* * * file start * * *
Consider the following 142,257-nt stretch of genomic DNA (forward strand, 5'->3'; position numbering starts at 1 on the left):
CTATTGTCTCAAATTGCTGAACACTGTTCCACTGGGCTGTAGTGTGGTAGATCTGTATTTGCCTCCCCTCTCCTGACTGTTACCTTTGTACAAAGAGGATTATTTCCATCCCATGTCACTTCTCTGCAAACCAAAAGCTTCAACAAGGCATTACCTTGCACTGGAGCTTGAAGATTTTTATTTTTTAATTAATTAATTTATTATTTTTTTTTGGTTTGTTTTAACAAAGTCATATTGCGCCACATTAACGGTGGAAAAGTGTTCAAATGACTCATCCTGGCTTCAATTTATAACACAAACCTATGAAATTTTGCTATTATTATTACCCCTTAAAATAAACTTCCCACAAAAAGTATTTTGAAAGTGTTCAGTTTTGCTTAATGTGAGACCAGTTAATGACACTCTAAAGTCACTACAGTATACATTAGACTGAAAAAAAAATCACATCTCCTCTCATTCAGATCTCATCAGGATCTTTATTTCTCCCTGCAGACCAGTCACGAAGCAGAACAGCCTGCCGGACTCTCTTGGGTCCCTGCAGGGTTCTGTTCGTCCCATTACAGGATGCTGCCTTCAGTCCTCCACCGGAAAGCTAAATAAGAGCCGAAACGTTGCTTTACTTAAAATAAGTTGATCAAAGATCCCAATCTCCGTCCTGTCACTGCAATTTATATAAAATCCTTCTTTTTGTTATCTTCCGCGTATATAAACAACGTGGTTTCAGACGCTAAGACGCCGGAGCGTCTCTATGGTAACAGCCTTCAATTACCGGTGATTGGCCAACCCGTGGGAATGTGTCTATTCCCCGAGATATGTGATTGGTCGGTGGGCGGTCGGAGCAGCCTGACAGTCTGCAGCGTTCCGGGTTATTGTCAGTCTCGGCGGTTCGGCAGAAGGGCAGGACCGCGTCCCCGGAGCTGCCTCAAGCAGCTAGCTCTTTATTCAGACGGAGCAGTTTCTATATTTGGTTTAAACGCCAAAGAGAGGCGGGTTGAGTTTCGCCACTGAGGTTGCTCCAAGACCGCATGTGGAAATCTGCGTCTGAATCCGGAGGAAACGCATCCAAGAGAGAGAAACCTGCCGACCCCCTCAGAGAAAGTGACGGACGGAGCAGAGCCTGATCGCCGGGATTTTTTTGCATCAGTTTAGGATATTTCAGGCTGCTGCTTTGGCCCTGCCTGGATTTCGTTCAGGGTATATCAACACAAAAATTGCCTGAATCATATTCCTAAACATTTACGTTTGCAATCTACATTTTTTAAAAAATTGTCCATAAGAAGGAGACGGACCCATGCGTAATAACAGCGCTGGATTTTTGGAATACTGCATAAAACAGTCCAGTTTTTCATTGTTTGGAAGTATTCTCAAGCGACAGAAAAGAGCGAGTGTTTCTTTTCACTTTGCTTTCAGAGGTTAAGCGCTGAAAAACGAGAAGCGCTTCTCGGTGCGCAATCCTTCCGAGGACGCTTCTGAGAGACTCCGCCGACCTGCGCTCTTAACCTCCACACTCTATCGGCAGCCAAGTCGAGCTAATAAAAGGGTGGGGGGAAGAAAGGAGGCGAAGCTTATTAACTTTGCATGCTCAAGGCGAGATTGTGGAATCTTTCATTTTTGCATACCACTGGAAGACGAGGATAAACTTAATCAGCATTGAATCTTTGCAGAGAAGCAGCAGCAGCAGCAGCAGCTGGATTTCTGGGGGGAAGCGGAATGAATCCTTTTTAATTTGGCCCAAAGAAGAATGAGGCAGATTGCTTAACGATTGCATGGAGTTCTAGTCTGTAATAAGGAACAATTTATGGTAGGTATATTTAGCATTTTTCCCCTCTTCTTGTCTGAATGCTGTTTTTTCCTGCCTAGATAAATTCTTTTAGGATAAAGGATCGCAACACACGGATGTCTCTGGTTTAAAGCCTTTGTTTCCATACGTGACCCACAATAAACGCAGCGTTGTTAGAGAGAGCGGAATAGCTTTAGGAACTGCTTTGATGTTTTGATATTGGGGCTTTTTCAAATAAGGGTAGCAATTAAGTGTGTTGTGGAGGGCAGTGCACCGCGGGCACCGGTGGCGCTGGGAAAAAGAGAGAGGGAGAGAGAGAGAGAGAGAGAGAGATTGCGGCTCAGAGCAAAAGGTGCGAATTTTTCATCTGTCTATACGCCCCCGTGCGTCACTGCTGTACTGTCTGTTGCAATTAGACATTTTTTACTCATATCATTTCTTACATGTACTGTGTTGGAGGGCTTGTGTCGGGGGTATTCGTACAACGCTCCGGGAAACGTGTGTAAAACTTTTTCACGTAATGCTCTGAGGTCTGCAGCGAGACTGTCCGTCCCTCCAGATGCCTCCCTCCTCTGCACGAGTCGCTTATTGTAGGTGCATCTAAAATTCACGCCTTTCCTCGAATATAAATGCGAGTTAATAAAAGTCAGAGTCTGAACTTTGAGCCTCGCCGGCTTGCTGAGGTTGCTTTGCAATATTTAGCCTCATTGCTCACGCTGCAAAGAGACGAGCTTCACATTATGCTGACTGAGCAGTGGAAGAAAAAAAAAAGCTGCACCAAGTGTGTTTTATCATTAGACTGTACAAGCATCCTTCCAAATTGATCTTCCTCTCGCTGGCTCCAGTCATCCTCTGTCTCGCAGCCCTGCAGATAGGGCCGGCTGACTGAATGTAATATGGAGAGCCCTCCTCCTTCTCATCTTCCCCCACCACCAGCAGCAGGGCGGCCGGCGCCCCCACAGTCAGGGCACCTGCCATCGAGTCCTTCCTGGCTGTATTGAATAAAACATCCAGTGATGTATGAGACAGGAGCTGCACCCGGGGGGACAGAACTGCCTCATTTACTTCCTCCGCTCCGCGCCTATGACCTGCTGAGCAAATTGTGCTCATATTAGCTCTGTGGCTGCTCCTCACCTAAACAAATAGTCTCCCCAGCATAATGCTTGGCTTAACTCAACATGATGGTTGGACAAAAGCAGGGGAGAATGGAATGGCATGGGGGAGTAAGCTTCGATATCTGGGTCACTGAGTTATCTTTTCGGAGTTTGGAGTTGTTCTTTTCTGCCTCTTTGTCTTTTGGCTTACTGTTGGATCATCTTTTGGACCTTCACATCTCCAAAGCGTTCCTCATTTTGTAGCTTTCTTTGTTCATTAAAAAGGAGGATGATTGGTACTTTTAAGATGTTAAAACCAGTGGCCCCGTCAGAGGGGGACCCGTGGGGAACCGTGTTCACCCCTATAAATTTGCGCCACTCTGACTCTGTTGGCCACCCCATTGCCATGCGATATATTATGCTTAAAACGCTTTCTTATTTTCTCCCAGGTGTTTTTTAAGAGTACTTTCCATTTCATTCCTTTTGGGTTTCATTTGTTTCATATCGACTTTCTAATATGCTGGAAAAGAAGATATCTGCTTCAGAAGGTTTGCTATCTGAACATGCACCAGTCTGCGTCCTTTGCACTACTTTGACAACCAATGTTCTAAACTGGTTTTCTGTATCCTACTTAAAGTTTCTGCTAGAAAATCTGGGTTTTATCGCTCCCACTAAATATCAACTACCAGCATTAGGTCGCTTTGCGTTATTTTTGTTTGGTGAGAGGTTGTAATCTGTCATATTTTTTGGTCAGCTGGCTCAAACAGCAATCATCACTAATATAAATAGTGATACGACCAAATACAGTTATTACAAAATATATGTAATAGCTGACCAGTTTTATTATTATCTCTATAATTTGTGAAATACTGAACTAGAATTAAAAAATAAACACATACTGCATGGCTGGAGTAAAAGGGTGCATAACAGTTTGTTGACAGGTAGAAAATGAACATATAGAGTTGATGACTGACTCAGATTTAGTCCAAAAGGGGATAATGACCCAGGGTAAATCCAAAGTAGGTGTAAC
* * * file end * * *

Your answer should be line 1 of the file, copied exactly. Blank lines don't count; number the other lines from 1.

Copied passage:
Consider the following 142,257-nt stretch of genomic DNA (forward strand, 5'->3'; position numbering starts at 1 on the left):